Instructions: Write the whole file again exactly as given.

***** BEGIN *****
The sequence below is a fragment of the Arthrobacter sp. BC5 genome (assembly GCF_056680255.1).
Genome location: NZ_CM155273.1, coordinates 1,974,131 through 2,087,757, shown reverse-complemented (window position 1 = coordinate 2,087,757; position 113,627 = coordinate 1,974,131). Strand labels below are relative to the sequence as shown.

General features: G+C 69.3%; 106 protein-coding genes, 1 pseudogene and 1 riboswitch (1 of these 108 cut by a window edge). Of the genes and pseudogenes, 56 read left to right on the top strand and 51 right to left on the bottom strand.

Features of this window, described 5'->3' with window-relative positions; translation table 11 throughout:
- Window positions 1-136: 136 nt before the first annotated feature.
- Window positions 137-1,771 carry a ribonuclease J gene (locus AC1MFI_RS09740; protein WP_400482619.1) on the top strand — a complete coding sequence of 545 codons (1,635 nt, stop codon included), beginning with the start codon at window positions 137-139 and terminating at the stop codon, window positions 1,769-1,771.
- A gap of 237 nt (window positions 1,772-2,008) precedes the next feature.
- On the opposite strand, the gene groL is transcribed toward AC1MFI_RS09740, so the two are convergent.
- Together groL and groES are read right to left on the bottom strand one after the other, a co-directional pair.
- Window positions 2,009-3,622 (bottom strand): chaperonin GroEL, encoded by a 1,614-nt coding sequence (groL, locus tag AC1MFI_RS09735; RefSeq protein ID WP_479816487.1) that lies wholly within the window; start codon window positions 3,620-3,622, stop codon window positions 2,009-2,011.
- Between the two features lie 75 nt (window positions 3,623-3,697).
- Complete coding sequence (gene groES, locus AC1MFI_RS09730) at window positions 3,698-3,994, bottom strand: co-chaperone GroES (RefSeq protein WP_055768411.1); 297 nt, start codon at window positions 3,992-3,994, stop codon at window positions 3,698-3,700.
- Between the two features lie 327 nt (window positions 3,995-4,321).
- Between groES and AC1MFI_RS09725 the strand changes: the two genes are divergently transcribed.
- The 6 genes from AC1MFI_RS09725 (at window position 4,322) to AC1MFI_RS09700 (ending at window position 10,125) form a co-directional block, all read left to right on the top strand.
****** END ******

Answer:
The sequence below is a fragment of the Arthrobacter sp. BC5 genome (assembly GCF_056680255.1).
Genome location: NZ_CM155273.1, coordinates 1,974,131 through 2,087,757, shown reverse-complemented (window position 1 = coordinate 2,087,757; position 113,627 = coordinate 1,974,131). Strand labels below are relative to the sequence as shown.

General features: G+C 69.3%; 106 protein-coding genes, 1 pseudogene and 1 riboswitch (1 of these 108 cut by a window edge). Of the genes and pseudogenes, 56 read left to right on the top strand and 51 right to left on the bottom strand.

Features of this window, described 5'->3' with window-relative positions; translation table 11 throughout:
- Window positions 1-136: 136 nt before the first annotated feature.
- Window positions 137-1,771 carry a ribonuclease J gene (locus AC1MFI_RS09740; protein WP_400482619.1) on the top strand — a complete coding sequence of 545 codons (1,635 nt, stop codon included), beginning with the start codon at window positions 137-139 and terminating at the stop codon, window positions 1,769-1,771.
- A gap of 237 nt (window positions 1,772-2,008) precedes the next feature.
- On the opposite strand, the gene groL is transcribed toward AC1MFI_RS09740, so the two are convergent.
- Together groL and groES are read right to left on the bottom strand one after the other, a co-directional pair.
- Window positions 2,009-3,622 (bottom strand): chaperonin GroEL, encoded by a 1,614-nt coding sequence (groL, locus tag AC1MFI_RS09735; RefSeq protein ID WP_479816487.1) that lies wholly within the window; start codon window positions 3,620-3,622, stop codon window positions 2,009-2,011.
- Between the two features lie 75 nt (window positions 3,623-3,697).
- Complete coding sequence (gene groES, locus AC1MFI_RS09730) at window positions 3,698-3,994, bottom strand: co-chaperone GroES (RefSeq protein WP_055768411.1); 297 nt, start codon at window positions 3,992-3,994, stop codon at window positions 3,698-3,700.
- Between the two features lie 327 nt (window positions 3,995-4,321).
- Between groES and AC1MFI_RS09725 the strand changes: the two genes are divergently transcribed.
- The 6 genes from AC1MFI_RS09725 (at window position 4,322) to AC1MFI_RS09700 (ending at window position 10,125) form a co-directional block, all read left to right on the top strand.